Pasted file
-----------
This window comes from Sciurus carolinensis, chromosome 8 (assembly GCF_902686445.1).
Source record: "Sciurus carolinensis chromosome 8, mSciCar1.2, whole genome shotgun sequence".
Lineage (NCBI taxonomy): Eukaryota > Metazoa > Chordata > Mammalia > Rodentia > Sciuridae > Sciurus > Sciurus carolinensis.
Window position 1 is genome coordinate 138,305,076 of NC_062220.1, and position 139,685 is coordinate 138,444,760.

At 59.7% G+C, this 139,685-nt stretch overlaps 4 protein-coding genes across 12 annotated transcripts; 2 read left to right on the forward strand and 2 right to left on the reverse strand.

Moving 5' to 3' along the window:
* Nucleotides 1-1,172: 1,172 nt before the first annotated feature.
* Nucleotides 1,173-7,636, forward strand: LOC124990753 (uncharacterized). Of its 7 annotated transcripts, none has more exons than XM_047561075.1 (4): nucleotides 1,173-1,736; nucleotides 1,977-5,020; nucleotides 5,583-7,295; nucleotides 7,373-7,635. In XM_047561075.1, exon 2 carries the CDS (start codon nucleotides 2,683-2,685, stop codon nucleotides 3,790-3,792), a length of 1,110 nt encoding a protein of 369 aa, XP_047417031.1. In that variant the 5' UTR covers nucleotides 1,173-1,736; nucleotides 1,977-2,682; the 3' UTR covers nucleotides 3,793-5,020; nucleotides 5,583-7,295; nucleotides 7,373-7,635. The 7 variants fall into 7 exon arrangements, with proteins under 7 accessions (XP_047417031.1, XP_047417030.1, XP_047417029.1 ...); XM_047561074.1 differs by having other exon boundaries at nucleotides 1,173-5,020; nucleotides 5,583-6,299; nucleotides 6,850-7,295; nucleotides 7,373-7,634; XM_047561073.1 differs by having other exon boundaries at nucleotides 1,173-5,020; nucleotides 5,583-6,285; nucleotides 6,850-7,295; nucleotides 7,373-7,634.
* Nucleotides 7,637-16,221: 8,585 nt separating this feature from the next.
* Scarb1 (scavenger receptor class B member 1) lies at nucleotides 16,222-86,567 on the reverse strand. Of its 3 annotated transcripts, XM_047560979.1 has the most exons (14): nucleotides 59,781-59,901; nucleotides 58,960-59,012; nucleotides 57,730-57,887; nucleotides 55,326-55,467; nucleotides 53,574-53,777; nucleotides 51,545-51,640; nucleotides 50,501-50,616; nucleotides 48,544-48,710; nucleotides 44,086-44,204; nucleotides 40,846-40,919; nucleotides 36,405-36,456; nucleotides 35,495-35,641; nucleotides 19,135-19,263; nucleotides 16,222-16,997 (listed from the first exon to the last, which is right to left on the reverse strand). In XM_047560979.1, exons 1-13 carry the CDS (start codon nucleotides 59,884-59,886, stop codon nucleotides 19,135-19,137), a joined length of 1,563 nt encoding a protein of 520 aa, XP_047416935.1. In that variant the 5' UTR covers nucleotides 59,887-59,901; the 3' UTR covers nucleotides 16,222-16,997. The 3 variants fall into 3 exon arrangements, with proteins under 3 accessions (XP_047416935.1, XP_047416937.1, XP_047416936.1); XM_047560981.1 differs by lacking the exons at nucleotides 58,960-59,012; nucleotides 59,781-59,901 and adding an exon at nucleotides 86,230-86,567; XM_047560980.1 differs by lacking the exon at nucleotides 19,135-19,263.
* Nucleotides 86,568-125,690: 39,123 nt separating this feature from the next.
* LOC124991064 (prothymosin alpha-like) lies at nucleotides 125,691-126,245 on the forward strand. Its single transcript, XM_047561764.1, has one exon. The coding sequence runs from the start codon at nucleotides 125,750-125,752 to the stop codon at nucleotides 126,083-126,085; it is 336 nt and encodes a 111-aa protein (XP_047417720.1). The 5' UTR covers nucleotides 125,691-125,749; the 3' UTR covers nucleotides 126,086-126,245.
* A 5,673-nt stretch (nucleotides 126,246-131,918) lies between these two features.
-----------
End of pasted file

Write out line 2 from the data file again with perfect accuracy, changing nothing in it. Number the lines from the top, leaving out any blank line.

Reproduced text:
Source record: "Sciurus carolinensis chromosome 8, mSciCar1.2, whole genome shotgun sequence".